What is cross-site tracking? Is cross website tracking allowed?
In this post, we’ll explain what cross-site tracking is and how privacy laws regulate it.
Cross-site tracking refers to the activity of tracking across multiple websites. Websites that have enabled third-party trackers can share the information they collect about their users with third parties.
To understand how it works, let’s take social media widgets as an example.
Websites owners add social media widgets to increase the shareability of their content and get useful analytics. However, at the same time, they send back information to platforms such as Facebook, Twitter, or LinkedIn. That’s because social media widgets act like pixel tags, short snippets of code embedded within tiny images.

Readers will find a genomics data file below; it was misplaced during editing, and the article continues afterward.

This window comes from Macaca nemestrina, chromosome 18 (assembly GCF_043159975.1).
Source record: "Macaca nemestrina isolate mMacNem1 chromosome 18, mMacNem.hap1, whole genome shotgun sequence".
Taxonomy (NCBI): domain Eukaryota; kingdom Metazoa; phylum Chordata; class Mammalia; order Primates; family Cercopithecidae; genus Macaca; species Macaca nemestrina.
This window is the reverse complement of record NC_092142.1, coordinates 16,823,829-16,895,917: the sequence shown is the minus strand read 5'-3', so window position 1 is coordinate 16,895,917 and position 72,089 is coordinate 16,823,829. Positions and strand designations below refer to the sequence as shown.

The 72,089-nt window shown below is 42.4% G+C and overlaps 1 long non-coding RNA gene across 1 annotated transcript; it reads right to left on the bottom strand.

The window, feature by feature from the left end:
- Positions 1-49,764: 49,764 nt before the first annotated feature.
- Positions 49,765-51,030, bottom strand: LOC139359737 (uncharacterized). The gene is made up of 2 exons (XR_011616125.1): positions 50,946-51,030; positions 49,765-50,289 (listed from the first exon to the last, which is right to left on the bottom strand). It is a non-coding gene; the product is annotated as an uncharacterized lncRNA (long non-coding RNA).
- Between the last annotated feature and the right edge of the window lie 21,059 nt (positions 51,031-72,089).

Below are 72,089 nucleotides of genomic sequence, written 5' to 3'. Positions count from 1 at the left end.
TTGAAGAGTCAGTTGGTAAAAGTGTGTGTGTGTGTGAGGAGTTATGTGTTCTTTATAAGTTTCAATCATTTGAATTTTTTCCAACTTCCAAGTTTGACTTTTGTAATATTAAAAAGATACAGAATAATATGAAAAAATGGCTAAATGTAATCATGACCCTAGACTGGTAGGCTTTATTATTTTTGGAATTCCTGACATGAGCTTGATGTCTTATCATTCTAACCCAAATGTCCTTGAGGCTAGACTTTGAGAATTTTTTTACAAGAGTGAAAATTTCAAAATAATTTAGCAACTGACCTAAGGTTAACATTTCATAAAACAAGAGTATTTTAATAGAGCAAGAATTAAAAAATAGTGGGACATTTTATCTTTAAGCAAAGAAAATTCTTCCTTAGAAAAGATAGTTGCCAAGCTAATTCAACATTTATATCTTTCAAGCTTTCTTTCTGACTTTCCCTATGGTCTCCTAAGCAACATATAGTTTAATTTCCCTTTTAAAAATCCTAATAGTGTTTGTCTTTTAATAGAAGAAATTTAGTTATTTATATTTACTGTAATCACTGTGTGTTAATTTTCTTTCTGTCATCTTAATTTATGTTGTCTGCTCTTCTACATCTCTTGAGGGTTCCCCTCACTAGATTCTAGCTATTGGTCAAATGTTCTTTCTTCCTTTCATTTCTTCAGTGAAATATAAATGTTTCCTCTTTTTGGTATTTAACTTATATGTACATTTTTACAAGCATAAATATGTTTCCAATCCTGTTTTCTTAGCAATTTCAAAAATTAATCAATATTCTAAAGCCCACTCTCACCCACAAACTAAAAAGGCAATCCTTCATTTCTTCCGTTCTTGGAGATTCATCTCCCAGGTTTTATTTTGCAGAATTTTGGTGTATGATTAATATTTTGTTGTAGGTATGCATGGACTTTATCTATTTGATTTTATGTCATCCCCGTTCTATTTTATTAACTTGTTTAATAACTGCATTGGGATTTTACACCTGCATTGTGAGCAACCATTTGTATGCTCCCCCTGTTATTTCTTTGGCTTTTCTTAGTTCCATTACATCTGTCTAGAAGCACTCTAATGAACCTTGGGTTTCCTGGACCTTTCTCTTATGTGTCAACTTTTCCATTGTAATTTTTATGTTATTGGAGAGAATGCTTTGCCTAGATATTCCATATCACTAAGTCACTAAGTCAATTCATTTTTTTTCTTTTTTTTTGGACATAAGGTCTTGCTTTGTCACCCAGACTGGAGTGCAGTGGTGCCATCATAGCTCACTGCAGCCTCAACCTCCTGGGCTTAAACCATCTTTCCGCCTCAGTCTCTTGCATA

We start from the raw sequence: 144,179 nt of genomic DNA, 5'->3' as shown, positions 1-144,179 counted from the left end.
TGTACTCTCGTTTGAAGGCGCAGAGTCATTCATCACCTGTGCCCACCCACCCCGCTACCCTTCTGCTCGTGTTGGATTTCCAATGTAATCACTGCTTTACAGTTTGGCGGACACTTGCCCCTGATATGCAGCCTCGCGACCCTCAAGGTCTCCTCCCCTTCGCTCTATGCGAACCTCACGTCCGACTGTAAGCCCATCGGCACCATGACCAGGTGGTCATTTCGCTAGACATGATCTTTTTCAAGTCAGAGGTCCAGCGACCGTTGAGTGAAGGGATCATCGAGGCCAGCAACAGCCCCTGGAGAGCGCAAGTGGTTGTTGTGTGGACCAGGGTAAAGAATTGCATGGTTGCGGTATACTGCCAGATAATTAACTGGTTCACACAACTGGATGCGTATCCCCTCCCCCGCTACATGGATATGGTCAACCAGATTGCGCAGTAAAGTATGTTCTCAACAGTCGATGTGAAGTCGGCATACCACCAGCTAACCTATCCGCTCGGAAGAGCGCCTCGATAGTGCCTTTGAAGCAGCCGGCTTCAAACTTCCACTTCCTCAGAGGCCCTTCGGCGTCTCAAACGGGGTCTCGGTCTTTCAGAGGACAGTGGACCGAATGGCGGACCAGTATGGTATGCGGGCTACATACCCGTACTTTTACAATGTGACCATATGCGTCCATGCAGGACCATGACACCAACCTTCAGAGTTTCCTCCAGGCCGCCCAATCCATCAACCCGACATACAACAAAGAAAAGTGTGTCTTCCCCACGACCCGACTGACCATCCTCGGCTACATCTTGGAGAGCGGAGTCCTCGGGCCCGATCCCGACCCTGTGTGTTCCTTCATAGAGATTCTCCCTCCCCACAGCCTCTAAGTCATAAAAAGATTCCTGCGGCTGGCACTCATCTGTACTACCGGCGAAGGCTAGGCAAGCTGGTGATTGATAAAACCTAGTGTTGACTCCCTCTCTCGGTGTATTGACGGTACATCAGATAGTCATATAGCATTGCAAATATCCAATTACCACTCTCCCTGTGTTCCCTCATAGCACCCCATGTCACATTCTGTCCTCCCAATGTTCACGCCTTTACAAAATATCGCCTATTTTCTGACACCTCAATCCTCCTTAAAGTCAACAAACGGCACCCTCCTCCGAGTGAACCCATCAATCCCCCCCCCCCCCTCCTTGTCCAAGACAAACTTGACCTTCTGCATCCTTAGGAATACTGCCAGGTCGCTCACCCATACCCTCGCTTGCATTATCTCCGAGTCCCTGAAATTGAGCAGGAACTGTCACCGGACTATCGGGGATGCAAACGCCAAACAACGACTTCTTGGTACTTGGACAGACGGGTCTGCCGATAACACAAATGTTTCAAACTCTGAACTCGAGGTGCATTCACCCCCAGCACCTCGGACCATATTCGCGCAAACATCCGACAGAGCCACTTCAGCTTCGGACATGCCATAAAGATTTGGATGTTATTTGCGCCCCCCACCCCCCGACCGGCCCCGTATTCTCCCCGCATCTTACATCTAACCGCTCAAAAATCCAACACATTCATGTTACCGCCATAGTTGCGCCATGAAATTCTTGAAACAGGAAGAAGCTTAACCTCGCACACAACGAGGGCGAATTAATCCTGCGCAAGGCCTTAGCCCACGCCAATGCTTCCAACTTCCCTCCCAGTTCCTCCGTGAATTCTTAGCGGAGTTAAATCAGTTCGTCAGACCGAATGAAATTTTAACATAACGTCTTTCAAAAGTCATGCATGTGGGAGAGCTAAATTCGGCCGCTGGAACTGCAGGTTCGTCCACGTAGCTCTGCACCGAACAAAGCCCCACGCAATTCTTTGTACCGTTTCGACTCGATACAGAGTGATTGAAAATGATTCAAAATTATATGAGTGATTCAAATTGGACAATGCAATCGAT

Cross-site tracking can have multiple purposes.
First, it can make your online experience effortless and overall better. Let’s take social media widgets again: if you run into an article you like, you just need to click the widget to share it.
Trackers can also gather details about your online activity to show you things like personalized ads. This type of cross site tracking isn’t inherently bad, but it needs regulating.
That’s where data privacy laws, such as the GDPR, go on stage.
This article is a part of our series on data protection. Read also:
When it comes to the usage of trackers in the European Union, two privacy laws apply.
The second one is the GDPR. Though the GDPR doesn’t specifically mention trackers, trackers do process personal data in most cases. Here’s s why the GDPR record-keeping requirements apply. Moreover, most Data Protection Authorities across the EU have aligned their rules about trackers and cookies to GDPR requirements.
So, the usage of trackers is generally allowed, but you need to take a few preventive measures first.
These steps will ensure that your activity is lawful and avoid hefty fines.
GDPR compliance for your site, app and organization